Sunday, February 7, 2016

They'll get by....

If the Tedeschi Trucks Band would put together a whole CD full of upbeat, stomping, party-worthy songs like "Anyhow," "Made Up Mind," "Down in the Flood," "Crow Jane" and "Come See About Me," I'd be a fan for life.
Their newest, LET ME GET BY (2016), is not that album.
But it's not bad at all.
It opens with the best track, "Anyhow," which starts with a stately piano theme and then just keeps building for six minutes -- and by the time the horns kick in it's a total freakin' knockout, the best thing I've heard in months, and the best use of horns in a rock band that I've heard in years.
I just wish the rest of the album was as good. It's not BAD -- when they hit a song just right, they're amazing. But I think when TTB doesn't absolutely nail a song, then you get a couple tunes that are OK, a couple that grow on you, and some that are just sort of average. Several probably sound better in concert.
This was especially true on their last album, MADE UP MIND, which included the knockout title song, the dramatic guitar showcase "The Storm," a kind of sloppy rocker called "Whiskey Legs" that grew on me, and a lot of fairly mellow stuff that I found easy to ignore. I called TTB "a Southern-Rock Fleetwood Mac" then.
I apologize. And though I still think there's a tendency to smooth off some rough edges here in an attempt to expand their audience, there's nothing here that's "too mellow." There's plenty of Susan Tedeschi's Bonnie Raitt-like vocals, lots of Derek Trucks's excellent guitar -- in fact, the whole band gets a chance to show what they can do. They have a big sound -- and they should, there's a dozen of them in the band now. And the results are sometimes unexpected.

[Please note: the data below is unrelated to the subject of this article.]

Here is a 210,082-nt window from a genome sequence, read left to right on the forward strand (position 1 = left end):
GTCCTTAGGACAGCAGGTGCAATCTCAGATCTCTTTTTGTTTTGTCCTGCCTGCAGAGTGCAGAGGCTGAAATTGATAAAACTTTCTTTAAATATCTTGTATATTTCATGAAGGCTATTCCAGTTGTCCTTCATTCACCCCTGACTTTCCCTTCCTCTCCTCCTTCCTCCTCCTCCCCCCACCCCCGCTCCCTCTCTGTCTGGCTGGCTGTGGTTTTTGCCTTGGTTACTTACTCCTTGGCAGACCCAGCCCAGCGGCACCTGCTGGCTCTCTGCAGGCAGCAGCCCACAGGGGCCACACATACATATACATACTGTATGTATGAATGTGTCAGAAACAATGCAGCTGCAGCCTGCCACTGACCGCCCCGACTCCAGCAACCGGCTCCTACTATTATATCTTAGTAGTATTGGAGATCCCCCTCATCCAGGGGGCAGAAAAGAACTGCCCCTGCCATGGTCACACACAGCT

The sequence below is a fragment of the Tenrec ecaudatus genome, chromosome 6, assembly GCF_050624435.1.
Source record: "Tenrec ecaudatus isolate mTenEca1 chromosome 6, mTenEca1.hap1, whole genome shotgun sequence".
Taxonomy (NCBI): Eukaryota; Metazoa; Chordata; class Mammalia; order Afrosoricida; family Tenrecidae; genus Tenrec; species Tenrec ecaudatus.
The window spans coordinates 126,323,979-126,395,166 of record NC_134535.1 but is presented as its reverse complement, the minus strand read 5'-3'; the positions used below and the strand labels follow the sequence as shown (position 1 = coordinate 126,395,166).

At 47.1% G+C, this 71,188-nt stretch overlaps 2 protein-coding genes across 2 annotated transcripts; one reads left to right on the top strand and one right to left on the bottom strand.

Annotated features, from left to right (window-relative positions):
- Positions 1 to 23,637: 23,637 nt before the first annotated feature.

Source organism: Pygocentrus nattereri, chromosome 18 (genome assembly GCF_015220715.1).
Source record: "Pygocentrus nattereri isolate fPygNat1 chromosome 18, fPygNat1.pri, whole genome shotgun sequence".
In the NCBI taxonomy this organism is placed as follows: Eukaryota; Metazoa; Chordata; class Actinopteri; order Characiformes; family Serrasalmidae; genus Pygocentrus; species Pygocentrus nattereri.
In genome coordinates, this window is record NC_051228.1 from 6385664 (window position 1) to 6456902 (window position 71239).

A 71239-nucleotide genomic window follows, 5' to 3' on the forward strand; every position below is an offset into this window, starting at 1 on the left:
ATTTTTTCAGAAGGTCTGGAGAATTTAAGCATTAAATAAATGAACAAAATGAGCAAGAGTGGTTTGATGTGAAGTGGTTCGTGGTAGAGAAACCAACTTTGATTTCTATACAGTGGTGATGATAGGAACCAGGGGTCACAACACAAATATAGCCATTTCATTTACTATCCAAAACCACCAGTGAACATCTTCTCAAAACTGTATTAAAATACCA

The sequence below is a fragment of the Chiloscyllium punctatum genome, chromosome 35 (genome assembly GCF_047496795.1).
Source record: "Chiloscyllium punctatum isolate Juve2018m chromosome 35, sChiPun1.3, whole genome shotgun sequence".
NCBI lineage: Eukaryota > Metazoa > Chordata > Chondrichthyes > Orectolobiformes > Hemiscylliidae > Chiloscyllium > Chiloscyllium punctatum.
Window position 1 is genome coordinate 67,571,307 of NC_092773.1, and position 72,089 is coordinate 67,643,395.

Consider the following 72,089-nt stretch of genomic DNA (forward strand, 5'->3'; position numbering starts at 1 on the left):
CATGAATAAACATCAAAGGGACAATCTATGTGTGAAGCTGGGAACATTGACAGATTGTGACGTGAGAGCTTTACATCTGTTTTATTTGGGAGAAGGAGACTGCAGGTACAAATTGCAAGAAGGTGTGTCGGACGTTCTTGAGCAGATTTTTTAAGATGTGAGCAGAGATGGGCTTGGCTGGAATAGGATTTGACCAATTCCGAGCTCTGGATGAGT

The title song has great forceful choruses. "Crying Over You" has a lead vocal by Mike Mattison, and it's a nice break with some cute "ooh-ooh-ooh" choruses. The "Swamp Raga" for guitar, flute and harmonium is pleasant -- but to me it sounds like a 1968 Moody Blues outtake, something that might have been included in the more noodling parts of "Legend of a Mind." It's not bad, but it's not what you'd expect from this band. Some of the same feeling returns in the jam at the end of "I Want More," but with electric guitar added.
But the "Swamp Raga" works beautifully as a set-up for "Hear Me," a gorgeous, yearning, mournful almost-lost-love song that is the next-best-thing here. This could almost be a hit on current "smooth easy-listening" radio for grown-ups. But it's a better song than that.
"Don't Know What it Means" has enjoyable sing-along group-vocal choruses and a nice a-capella ending. It's also the second of two songs in a row that sort of address current issues, I think. "Right on Time" has an almost-'30s-music-hall sound. It could almost be a different band.
The other three songs are just kind of average, though the instrumental work and vocals are solid. They just don't jump out at me.
I wish I could be more positive -- the good stuff is really good, it's just that most of it didn't knock me out. I'd still go see TTB live and expect to be blown away. I'll also be waiting for a best-of, though it may be awhile before that happens. The Derek Trucks Band was on RCA, MADE UP MIND was on Sony Masterworks, and the new album is on Fantasy. Is this an indication that their CDs don't sell as well as the record companies would like? I don't know -- but these guys have a lot of talent. I'll still be listening in the future, and hoping for more knockouts like "Anyhow."

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